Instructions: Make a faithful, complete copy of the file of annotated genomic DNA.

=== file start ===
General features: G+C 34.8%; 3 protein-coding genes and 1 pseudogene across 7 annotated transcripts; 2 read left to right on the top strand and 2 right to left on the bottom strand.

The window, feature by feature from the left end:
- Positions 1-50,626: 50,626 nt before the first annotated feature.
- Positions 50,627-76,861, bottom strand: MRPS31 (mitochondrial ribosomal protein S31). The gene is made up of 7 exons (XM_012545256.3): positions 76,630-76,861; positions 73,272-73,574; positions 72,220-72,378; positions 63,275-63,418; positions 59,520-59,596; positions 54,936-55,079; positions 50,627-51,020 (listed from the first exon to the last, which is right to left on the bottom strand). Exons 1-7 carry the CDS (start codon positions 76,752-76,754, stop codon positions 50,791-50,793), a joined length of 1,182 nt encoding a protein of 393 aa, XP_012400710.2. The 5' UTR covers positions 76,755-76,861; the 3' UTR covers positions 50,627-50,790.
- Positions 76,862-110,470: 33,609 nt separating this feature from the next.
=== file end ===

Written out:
General features: G+C 34.8%; 3 protein-coding genes and 1 pseudogene across 7 annotated transcripts; 2 read left to right on the top strand and 2 right to left on the bottom strand.

The window, feature by feature from the left end:
- Positions 1-50,626: 50,626 nt before the first annotated feature.
- Positions 50,627-76,861, bottom strand: MRPS31 (mitochondrial ribosomal protein S31). The gene is made up of 7 exons (XM_012545256.3): positions 76,630-76,861; positions 73,272-73,574; positions 72,220-72,378; positions 63,275-63,418; positions 59,520-59,596; positions 54,936-55,079; positions 50,627-51,020 (listed from the first exon to the last, which is right to left on the bottom strand). Exons 1-7 carry the CDS (start codon positions 76,752-76,754, stop codon positions 50,791-50,793), a joined length of 1,182 nt encoding a protein of 393 aa, XP_012400710.2. The 5' UTR covers positions 76,755-76,861; the 3' UTR covers positions 50,627-50,790.
- Positions 76,862-110,470: 33,609 nt separating this feature from the next.